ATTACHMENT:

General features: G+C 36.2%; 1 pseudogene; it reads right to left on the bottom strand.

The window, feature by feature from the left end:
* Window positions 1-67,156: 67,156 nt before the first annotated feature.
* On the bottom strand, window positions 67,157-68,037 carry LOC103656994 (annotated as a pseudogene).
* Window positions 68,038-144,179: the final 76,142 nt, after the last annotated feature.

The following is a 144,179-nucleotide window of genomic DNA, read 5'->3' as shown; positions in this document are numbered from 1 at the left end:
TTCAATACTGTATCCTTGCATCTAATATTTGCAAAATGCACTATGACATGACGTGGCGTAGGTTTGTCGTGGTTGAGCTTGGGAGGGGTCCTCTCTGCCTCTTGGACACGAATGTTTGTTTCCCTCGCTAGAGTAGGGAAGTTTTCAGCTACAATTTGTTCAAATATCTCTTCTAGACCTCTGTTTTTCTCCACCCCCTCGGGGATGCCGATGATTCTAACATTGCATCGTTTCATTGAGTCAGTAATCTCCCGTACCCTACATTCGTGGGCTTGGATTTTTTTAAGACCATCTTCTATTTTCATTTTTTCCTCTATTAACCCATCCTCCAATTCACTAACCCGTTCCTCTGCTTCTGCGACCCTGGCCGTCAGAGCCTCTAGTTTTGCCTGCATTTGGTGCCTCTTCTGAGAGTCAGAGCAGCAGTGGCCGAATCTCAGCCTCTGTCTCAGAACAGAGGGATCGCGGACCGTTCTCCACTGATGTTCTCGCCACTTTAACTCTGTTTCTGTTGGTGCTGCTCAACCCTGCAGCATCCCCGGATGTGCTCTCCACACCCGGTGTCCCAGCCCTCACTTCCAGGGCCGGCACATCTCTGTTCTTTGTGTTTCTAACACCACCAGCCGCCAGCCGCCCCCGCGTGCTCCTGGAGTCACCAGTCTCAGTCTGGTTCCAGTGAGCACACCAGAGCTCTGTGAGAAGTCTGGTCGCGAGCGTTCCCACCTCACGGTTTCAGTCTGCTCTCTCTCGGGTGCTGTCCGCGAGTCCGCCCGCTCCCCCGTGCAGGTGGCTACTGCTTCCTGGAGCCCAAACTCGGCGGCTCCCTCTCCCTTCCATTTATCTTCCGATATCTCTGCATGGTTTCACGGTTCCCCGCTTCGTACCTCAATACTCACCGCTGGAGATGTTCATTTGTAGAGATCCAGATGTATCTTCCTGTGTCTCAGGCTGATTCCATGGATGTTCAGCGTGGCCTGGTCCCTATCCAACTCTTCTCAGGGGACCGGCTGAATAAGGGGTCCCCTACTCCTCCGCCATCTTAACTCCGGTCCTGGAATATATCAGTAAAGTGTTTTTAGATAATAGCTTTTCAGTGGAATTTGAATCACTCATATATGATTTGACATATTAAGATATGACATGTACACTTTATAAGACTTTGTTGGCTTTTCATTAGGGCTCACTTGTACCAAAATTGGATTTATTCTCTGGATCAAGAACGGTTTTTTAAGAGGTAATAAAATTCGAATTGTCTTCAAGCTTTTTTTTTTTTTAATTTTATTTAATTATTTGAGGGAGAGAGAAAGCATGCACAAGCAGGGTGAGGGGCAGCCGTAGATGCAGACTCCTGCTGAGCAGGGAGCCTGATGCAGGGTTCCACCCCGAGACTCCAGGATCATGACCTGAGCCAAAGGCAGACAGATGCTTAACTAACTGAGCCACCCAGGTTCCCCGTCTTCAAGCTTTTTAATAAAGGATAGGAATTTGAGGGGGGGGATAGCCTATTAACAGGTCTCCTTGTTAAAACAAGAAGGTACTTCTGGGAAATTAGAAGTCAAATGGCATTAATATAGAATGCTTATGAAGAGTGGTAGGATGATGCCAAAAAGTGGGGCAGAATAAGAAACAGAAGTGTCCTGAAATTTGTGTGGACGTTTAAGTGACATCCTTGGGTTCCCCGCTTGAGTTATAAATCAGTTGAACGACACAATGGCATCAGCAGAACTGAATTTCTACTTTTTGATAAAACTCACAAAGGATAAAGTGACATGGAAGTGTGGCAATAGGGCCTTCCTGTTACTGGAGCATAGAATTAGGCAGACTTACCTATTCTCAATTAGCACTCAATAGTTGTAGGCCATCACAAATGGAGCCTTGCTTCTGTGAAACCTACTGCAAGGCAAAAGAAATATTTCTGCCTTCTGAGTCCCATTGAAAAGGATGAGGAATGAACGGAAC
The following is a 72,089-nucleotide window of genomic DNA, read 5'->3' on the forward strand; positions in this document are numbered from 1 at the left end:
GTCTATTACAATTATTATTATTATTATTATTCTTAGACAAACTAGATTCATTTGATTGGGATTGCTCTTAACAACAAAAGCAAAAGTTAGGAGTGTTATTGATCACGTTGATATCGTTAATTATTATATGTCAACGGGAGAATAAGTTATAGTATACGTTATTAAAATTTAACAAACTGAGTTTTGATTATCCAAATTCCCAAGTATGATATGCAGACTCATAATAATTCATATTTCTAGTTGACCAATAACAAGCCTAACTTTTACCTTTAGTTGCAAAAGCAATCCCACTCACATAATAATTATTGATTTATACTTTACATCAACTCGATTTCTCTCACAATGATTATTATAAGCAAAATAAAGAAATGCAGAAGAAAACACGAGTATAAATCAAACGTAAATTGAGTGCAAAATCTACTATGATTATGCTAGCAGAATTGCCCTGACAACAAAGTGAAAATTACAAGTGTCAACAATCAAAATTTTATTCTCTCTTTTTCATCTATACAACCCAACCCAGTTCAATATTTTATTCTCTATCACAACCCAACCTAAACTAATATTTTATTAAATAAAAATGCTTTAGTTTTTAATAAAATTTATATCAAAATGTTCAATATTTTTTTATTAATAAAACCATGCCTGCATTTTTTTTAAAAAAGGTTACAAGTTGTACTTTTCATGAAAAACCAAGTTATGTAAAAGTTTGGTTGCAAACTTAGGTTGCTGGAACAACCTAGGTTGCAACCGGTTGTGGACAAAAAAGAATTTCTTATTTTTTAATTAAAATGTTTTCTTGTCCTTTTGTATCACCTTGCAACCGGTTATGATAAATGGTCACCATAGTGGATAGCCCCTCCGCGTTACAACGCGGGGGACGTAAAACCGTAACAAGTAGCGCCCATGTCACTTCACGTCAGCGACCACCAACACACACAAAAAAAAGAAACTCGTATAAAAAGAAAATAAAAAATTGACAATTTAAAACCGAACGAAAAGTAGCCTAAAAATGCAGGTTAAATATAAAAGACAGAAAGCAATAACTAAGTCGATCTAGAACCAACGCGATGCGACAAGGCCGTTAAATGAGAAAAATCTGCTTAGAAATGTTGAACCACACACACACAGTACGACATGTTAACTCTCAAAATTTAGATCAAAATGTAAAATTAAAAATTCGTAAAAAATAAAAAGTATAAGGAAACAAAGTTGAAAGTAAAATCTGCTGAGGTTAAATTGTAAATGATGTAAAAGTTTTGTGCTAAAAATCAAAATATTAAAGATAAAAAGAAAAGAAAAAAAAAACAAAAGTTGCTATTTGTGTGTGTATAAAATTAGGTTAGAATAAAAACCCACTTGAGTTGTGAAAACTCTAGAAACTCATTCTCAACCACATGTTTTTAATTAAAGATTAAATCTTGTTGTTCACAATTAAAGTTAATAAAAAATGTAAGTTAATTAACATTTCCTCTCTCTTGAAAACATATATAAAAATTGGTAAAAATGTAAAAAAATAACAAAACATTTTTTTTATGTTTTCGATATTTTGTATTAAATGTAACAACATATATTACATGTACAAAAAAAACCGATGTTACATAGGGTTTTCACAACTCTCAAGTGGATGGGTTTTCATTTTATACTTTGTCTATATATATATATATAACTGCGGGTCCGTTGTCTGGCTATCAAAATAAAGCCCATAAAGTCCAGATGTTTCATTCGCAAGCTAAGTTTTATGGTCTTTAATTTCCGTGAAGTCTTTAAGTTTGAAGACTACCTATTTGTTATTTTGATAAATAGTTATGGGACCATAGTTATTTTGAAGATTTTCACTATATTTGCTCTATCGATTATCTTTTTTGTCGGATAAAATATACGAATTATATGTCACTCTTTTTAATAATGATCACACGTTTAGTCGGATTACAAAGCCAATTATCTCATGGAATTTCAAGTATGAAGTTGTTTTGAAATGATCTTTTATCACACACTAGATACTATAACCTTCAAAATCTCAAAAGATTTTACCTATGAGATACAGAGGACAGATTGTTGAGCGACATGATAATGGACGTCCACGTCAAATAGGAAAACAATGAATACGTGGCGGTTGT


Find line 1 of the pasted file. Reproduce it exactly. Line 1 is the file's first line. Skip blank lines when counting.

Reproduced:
General features: G+C 36.2%; 1 pseudogene; it reads right to left on the bottom strand.